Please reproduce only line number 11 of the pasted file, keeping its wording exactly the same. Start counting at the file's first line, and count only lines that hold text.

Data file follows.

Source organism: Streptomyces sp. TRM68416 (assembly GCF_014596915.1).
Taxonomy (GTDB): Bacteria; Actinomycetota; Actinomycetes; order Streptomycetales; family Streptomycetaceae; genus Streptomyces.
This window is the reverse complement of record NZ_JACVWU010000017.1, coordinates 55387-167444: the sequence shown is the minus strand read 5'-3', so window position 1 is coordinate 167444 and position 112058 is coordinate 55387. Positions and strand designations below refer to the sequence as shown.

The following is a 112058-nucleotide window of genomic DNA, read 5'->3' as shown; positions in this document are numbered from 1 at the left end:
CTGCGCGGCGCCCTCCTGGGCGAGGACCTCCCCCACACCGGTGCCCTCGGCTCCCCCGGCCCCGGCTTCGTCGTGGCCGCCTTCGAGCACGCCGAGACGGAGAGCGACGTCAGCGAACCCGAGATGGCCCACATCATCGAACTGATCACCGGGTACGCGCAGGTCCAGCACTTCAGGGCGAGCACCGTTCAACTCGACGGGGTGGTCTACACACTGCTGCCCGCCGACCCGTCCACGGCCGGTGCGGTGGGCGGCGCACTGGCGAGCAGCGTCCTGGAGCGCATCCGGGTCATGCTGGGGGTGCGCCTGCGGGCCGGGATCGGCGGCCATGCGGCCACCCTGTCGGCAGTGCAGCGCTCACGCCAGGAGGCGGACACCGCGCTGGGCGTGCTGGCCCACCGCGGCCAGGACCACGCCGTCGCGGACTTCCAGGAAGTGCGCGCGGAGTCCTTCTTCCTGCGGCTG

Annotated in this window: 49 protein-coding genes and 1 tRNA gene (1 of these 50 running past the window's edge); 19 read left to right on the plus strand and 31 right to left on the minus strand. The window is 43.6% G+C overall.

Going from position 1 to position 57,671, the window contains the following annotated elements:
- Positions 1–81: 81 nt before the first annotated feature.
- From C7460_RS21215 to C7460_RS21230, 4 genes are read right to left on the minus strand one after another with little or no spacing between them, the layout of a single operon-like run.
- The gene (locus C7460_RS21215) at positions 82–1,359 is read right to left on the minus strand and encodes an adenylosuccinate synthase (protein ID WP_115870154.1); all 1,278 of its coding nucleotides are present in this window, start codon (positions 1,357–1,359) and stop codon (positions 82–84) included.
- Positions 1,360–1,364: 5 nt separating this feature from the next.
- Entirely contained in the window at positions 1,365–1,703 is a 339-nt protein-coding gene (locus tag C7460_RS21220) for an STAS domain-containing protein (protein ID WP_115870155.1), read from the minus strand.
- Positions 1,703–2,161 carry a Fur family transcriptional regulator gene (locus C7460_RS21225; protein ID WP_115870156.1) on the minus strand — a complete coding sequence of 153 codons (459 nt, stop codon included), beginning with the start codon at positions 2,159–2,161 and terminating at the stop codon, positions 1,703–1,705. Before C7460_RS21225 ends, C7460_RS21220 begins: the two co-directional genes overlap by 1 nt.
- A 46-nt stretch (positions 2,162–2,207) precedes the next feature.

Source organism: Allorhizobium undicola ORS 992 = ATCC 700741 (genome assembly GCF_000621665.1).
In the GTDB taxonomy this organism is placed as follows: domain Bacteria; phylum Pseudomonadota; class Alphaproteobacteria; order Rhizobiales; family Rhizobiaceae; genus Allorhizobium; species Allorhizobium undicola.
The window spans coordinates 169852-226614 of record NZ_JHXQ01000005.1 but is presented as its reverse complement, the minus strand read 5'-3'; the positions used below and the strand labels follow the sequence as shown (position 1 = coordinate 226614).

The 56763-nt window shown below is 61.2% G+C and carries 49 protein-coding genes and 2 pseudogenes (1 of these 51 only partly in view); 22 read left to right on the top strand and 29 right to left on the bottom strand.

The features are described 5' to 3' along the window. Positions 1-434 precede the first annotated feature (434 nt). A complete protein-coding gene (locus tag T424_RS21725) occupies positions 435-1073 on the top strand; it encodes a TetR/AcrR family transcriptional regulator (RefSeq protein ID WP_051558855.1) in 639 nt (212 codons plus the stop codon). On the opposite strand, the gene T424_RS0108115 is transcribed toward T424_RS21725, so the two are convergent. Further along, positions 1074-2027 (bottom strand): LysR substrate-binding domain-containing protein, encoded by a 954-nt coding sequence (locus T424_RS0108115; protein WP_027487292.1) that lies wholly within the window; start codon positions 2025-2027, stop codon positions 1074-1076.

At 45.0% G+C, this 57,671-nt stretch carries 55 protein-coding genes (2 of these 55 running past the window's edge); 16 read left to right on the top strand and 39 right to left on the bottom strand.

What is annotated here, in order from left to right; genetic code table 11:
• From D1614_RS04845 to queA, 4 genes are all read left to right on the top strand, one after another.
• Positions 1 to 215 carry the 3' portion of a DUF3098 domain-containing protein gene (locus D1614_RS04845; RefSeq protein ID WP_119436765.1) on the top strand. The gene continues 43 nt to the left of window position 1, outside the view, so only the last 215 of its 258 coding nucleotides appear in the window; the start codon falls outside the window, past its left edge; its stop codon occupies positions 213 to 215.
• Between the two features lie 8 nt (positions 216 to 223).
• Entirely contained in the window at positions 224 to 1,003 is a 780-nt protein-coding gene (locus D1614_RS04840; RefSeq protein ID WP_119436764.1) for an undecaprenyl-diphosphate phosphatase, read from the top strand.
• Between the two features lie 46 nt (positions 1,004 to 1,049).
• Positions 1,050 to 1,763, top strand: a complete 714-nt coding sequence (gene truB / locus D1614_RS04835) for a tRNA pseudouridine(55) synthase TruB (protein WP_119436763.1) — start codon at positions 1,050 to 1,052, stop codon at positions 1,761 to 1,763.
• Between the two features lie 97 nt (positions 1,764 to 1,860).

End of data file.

- Positions 1,360–1,364: 5 nt separating this feature from the next.